Evolution of scent genes in roses

C. Conart, N. Saclier, F. Foucher, C. Goubert, A. Rius-Bony, S.N. Paramita, S. Moja, T. Thouroude, C. Douady, P. Sun, B. Nairaud, D. Saint-Marcoux, M. Bahut, J. Jeauffre, L. Hibrand-Saint Oyant, R.C. Schuurink, J.-L. Magnard, B. Boachon, N. Dudareva, S. Baudino, J.-C. Caissard
Rosa is a complex taxon with more than 150 intertwined species. Only few have been domesticated by humans since Antiquity, reaching today more than 30,000 cultivars. One of the major traits that have been selected is scent. However, rose scent is a complex trait comprised of dozens of volatile molecules. Some of these molecules originate from a specific and uniquely evolved biosynthetic pathway in the genus Rosa, which arose from acquisition of the duplication and neofunctionalization of genes to become involved in the production of scent compounds. Examples include NUDX1, a gene involved in geraniol biosynthesis, specifically in roses (Magnard et al., 2015). We have shown that multiple trans- and cis-duplications of NUDX1 during the evolution of Rosaceae and Rosa, have led to the specialization of the paralog NUDX1-1a toward geraniol production (Conart et al., 2022). This paralog is not present in the more ancient wild roses making them unsuitable for crosses to obtain fragrant roses. Previously we showed that some hybrid cultivars with R. wichurana as one parent, have a different specialization: NUDX1-1a is inactive, while NUDX1-2c, another paralog, is active and involved in (E,E)-farnesol production (Sun et al., 2020). Furthermore, some genes well-known to be involved in scent production encode enzymes that are functional in vitro, but are not always highly expressed in planta. Examples include LIS and PAAS genes, respectively involved in linalool and 2-phenylethanol biosynthesis (Magnard et al., 2018; Roccia et al., 2019). Taken together, these results indicate different evolutionary scenarios in different rose species. A better understanding of the genes and alleles involved in the production of fragrant molecules is thus needed to help the selection of new, scented rose cultivars. This paper focuses on the NUDX1 gene evolution as an example of what knowledge of a gene family can bring to the breeding of roses.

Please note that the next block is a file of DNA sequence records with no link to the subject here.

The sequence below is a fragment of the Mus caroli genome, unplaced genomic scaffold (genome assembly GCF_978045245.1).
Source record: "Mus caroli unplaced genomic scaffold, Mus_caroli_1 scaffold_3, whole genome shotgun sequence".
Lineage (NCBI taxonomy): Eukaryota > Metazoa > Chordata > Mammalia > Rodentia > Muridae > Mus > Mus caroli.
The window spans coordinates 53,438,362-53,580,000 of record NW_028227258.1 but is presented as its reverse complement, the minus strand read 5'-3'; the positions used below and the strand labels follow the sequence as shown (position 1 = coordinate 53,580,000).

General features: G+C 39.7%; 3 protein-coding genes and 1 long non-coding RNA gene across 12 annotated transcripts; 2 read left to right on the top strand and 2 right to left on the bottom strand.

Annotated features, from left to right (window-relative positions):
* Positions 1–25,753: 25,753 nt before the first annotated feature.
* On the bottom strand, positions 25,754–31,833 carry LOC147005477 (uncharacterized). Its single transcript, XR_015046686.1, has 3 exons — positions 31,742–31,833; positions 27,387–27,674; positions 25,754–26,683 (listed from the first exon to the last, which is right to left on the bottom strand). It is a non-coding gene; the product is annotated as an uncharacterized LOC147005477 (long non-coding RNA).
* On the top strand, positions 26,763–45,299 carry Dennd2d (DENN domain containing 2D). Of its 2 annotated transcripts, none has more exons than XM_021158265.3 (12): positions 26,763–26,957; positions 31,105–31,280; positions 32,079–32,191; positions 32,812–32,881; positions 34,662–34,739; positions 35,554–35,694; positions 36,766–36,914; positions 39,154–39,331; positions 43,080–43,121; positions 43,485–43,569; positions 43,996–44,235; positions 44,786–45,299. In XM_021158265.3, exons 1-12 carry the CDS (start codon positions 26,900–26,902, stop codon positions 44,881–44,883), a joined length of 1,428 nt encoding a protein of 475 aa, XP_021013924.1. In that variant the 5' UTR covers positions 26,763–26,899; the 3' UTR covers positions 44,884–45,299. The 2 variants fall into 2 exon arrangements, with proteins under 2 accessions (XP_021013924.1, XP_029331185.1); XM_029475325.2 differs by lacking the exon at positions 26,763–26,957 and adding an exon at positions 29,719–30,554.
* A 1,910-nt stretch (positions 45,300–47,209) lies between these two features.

Conart, C., Saclier, N., Foucher, F., Goubert, C., Rius-Bony, A., Paramita, S.N., Moja, S., Thouroude, T., Douady, C., Sun, P., Nairaud, B., Saint-Marcoux, D., Bahut, M., Jeauffre, J., Hibrand-Saint Oyant, L., Schuurink, R.C., Magnard, J.-L., Boachon, B., Dudareva, N., Baudino, S. and Caissard, J.-C. (2023). Evolution of scent genes in roses. Acta Hortic. 1368, 361-370
DOI: 10.17660/ActaHortic.2023.1368.46
Rosaceae, Rosa, nudix hydrolase, scent genes, geraniol

Acta Horticulturae